At the same time I agree with Mead when he says “Nothing in the New Testament authorizes biblical theologians to work backward from the New to the Old and pour a developed Christology or Trinitarian theology into every messianic reference or text about the spirit.” Fair enough, emphasis on the word ‘developed’, and so we learn that it is hard to strike the right balance in the endeavor of trying to do and to discern a Biblical theology.
There are then more and less helpful Christological readings of the OT, and certainly one that is not warranted is the reading into the OT of Jesus himself, for example in the guise of the angel of the Lord, or on the assumption that there is a clandestined Trinitarianism lurking in the OT books that goes beyond the notion that God, though One, is a complex being. There was no Incarnation before the Incarnation. Even that NT doctrine is historical grounded in a particular point in time. I am much happier with Frank Matera’s approach and conclusion that “the NT writings witness in diverse ways to an overarching narrative of revelation, redemption, life in community, new moral life, and eschatological hope, all of which are rooted in the story of Israel, Jesus, and the church.”
Let us focus for a moment on the word ‘narrative’. I would suggest that there is definitely something of a narrative unity to the Bible. You can see this most clearly in the NT, and in some of the latter parts of the OT, but the whole is bound together as a tale of creation, fall, and redemption, an epic that goes from Eden to the New Jerusalem, a salvation history saga about God’s relationship with humankind, and his choosing a people to help him in the process of redeeming humankind.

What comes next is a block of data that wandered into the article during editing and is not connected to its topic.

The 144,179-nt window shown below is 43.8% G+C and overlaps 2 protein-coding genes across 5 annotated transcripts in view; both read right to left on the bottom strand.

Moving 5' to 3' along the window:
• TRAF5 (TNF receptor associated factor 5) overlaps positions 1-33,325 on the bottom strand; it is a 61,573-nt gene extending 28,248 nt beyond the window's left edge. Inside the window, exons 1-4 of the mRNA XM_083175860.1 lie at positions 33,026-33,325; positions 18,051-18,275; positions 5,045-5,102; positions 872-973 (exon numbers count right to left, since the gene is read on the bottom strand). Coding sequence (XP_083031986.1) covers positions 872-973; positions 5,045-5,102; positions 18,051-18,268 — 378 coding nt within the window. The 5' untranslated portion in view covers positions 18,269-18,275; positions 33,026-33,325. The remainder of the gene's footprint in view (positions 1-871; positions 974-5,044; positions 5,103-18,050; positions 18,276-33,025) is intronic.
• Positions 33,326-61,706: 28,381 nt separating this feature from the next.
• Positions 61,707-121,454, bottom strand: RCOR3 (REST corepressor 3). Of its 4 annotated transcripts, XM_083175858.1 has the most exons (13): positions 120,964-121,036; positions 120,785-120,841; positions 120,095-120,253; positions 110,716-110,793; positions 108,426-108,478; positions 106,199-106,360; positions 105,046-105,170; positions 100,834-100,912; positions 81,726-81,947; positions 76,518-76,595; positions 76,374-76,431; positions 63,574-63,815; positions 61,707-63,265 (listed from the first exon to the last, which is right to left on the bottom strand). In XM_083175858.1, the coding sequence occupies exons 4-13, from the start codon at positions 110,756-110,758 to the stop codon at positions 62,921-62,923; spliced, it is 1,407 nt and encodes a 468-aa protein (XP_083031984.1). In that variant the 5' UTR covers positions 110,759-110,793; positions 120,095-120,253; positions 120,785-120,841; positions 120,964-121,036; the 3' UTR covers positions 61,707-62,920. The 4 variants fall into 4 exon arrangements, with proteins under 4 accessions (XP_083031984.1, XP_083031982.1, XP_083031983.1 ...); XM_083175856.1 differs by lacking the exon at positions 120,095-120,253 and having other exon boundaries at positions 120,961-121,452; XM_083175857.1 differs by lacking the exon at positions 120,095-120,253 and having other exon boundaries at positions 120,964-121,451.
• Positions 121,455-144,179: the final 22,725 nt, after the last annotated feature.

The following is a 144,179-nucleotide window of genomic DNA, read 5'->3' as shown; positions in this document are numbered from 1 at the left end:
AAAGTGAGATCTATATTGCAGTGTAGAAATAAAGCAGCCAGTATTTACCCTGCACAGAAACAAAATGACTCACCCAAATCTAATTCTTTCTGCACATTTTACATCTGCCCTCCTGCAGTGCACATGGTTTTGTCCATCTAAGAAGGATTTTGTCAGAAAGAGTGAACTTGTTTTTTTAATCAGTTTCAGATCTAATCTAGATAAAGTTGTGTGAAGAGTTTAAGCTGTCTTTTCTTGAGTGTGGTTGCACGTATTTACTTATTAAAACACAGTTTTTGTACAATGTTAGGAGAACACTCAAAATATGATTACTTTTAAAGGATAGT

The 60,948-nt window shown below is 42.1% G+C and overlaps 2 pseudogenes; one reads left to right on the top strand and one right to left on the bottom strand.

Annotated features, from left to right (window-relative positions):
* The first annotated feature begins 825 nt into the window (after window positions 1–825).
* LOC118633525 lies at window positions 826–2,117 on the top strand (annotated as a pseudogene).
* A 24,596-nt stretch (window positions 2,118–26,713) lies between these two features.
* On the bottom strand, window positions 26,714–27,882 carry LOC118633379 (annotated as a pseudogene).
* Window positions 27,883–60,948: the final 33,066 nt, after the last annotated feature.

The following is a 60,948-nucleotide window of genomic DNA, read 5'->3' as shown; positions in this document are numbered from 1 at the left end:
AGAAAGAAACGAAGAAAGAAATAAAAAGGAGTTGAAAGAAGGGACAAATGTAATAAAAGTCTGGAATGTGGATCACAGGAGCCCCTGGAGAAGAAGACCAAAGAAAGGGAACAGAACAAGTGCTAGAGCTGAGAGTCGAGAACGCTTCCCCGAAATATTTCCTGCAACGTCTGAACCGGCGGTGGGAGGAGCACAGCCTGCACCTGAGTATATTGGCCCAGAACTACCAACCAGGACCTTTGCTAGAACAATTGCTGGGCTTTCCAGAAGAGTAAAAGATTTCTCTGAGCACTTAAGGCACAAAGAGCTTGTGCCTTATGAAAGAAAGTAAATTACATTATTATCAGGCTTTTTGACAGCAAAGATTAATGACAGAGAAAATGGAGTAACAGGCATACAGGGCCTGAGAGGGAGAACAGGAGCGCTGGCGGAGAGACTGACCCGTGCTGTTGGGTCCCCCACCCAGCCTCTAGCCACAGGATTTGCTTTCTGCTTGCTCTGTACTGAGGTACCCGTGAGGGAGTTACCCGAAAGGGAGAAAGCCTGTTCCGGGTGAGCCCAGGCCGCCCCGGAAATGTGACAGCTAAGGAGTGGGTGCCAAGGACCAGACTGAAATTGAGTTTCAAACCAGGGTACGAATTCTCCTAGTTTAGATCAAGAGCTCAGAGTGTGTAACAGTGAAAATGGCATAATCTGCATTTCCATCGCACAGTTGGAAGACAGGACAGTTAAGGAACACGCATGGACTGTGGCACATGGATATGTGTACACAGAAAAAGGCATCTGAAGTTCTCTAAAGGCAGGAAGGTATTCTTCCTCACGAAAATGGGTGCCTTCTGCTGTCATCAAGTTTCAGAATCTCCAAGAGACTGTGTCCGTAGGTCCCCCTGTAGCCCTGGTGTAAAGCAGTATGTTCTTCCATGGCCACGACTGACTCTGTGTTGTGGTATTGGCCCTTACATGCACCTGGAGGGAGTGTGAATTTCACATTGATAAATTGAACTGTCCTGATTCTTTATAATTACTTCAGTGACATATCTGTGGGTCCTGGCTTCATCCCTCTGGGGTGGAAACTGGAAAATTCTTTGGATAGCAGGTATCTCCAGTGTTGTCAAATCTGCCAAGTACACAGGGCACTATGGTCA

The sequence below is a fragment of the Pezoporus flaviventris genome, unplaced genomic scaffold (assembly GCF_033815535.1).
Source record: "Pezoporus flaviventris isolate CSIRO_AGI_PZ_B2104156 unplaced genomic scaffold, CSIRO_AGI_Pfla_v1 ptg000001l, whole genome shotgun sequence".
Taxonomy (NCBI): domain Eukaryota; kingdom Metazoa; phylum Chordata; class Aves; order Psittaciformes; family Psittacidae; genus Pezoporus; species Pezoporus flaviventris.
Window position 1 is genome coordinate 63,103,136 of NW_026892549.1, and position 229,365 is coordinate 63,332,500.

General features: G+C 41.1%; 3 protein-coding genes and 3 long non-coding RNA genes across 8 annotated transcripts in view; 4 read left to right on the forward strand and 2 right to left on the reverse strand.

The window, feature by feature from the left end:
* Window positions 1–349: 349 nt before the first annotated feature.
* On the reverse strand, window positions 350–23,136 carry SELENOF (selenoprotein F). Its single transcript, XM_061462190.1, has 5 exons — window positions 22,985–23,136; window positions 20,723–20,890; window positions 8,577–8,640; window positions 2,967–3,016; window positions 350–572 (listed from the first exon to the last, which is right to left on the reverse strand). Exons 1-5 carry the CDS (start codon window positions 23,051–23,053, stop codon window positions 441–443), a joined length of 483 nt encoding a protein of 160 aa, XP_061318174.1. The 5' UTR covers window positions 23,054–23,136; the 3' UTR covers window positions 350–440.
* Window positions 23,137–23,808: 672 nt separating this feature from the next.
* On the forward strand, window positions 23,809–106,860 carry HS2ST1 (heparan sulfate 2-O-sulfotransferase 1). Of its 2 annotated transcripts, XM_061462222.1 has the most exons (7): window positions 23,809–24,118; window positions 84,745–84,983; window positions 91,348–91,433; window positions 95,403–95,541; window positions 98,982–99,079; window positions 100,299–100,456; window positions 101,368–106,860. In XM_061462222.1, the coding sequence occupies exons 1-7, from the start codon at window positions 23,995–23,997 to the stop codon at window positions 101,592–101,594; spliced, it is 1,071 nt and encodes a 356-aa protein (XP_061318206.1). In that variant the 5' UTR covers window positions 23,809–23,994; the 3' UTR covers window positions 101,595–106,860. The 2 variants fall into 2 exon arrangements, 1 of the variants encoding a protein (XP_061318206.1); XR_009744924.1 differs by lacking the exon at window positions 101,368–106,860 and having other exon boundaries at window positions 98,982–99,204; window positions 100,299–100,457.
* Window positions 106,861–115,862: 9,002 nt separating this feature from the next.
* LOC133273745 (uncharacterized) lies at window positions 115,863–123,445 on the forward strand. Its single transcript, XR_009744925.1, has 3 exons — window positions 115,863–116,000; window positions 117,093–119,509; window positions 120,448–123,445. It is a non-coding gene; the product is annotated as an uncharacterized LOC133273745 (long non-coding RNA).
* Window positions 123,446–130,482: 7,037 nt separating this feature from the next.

This is why it is so critical to assess the narrative thought world of the writers of the Bible, including the writers of the NT. It is not just that narrative is a dominant genre of literature in the Bible, though that is certainly true, but one needs to ask why this is true. George Stroup has put his finger on it. It is not just because narrative is the means by which individuals and communities tend to make sense of life’s experiences, though that is so, it is because “the faith of Jews and Christians is radically this-worldly and historical.” Exactly!
Thus when we think of key theological ideas like cross/atonement or resurrection or the like, we need to ask what part of the larger story are they explaining? Where do they fit into the story, not where do they fit in my linear or systematic theological schema? Also we have to ask– What is the function of such ideas within the given story and larger narrative thought world? A narrative approach to Biblical theology is as necessary as the recognition that that theology is historically grounded, and so both a historical and a narrative approach to Biblical theology is necessary. This leads us to interact with Sandra Richter at this juncture, who very much wants to see Biblical theology from start to finish in terms of a salvation history articulated by means of a grand narrative.